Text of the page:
25th Anniversary of PPG's STARPHIRE Glass Traces History to Fallingwater
Frank Lloyd Wright’s home, Fallingwater, is known for many architectural firsts. One of the least celebrated may be the architect’s use of whitewater glass, which incorporated a proprietary low-iron formulation developed by PPG in the 1930s to make glass clearer and more transparent.
In 2009, the Western Pennsylvania Conservancy, owners and caretakers of Fallingwater, initiated a five-year project to replace more than 300 windows in the historic, wood-bound home with replicas fabricated from STARPHIRE® ultra-clear glass, an advanced low-iron glass that PPG introduced 25 years ago. Frank Lloyd Wright specified low-iron glass for its capacity to diminish the visual barrier between Fallingwater and its iconic creek-top setting. Starphire glass is reportedly selected by today’s leading architects to achieve a similar objective. According to PPG, Starphire glass is the clearest, most transparent commercial float glass available today, with visible light transmittance (VLT) of 91% in a standard ¼-in. thickness.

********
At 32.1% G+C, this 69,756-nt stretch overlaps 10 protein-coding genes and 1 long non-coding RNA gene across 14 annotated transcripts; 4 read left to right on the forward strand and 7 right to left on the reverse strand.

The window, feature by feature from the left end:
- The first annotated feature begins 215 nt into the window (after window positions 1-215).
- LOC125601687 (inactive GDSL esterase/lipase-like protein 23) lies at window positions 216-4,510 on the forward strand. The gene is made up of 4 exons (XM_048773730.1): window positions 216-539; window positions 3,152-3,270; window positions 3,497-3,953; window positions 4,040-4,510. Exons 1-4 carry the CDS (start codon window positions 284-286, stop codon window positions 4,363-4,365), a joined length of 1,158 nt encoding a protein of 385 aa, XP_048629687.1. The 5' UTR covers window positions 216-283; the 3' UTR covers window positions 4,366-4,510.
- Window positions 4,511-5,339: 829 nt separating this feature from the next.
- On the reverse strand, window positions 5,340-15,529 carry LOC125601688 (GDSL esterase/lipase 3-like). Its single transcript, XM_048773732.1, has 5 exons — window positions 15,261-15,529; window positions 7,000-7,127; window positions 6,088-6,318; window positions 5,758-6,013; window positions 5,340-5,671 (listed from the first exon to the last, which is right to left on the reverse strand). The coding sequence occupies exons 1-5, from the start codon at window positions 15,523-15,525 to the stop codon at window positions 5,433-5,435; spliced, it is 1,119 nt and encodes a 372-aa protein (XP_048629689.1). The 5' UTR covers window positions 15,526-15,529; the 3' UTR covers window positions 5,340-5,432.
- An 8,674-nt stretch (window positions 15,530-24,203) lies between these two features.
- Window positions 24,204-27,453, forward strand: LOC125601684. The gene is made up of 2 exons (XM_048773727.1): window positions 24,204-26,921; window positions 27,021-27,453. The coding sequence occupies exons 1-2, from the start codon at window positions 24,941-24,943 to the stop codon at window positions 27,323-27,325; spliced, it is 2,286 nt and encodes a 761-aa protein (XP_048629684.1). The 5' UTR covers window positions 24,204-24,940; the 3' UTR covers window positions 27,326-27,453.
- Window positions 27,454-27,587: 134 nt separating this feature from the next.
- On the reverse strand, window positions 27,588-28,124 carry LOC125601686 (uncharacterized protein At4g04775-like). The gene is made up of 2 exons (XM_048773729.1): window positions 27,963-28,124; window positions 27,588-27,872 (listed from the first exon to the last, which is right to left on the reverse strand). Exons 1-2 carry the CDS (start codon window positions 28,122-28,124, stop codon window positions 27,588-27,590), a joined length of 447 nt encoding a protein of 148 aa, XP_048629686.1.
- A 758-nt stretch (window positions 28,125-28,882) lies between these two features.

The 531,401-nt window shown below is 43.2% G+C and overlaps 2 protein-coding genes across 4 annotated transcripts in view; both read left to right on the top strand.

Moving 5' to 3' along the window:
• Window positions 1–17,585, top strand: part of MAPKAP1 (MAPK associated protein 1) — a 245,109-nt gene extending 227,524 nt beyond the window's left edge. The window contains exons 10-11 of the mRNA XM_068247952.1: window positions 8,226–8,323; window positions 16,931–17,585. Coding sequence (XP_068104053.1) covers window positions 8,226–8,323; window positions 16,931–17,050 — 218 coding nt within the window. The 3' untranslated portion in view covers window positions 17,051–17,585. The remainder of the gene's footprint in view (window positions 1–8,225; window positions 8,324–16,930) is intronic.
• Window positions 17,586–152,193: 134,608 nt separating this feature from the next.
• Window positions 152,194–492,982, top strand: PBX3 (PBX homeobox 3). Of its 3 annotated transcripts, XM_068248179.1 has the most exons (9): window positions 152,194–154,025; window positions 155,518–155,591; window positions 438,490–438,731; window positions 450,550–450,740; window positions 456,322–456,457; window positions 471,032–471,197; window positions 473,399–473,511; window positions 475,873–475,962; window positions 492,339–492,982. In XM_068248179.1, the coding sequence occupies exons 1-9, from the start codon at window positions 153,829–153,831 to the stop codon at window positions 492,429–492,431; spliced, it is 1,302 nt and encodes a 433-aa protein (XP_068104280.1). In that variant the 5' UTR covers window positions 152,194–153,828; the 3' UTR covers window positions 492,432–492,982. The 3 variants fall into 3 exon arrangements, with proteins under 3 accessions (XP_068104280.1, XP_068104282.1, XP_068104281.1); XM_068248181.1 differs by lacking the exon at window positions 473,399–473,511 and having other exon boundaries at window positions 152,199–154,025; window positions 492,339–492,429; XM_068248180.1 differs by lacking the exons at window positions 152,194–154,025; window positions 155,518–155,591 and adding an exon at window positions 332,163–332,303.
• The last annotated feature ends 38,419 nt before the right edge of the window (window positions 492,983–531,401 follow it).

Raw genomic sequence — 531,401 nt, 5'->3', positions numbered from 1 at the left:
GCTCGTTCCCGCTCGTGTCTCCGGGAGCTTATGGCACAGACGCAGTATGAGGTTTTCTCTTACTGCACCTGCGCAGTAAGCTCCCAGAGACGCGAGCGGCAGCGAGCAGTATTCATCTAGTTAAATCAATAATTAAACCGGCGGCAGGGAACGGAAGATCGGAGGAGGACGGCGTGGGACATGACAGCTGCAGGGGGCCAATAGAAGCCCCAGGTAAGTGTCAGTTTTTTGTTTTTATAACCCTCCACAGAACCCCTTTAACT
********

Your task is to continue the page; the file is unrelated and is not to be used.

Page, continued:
For additional information, visit www.ppgstarphire.com.